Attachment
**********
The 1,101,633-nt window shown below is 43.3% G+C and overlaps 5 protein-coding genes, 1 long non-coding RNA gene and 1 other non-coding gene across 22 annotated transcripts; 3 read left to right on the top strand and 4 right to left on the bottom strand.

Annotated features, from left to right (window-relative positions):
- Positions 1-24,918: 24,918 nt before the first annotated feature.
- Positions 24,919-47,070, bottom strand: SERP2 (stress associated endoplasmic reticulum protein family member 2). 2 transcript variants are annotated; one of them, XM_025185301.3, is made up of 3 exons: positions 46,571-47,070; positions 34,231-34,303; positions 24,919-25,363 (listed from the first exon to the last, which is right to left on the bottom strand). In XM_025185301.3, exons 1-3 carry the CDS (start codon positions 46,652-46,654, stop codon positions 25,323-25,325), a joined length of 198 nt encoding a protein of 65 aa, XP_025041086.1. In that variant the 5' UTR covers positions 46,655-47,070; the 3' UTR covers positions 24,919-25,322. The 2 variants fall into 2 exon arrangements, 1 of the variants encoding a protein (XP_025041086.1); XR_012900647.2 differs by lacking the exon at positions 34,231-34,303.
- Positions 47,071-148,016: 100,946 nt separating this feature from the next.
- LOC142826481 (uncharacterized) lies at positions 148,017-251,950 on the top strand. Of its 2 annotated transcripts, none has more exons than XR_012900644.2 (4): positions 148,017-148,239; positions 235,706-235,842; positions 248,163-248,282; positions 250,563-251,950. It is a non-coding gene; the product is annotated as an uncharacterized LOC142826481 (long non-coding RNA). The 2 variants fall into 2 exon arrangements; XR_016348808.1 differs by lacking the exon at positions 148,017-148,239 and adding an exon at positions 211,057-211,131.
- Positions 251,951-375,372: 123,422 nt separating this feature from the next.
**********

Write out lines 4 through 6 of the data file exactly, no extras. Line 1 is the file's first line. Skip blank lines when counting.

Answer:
- Positions 24,919-47,070, bottom strand: SERP2 (stress associated endoplasmic reticulum protein family member 2). 2 transcript variants are annotated; one of them, XM_025185301.3, is made up of 3 exons: positions 46,571-47,070; positions 34,231-34,303; positions 24,919-25,363 (listed from the first exon to the last, which is right to left on the bottom strand). In XM_025185301.3, exons 1-3 carry the CDS (start codon positions 46,652-46,654, stop codon positions 25,323-25,325), a joined length of 198 nt encoding a protein of 65 aa, XP_025041086.1. In that variant the 5' UTR covers positions 46,655-47,070; the 3' UTR covers positions 24,919-25,322. The 2 variants fall into 2 exon arrangements, 1 of the variants encoding a protein (XP_025041086.1); XR_012900647.2 differs by lacking the exon at positions 34,231-34,303.
- Positions 47,071-148,016: 100,946 nt separating this feature from the next.
- LOC142826481 (uncharacterized) lies at positions 148,017-251,950 on the top strand. Of its 2 annotated transcripts, none has more exons than XR_012900644.2 (4): positions 148,017-148,239; positions 235,706-235,842; positions 248,163-248,282; positions 250,563-251,950. It is a non-coding gene; the product is annotated as an uncharacterized LOC142826481 (long non-coding RNA). The 2 variants fall into 2 exon arrangements; XR_016348808.1 differs by lacking the exon at positions 148,017-148,239 and adding an exon at positions 211,057-211,131.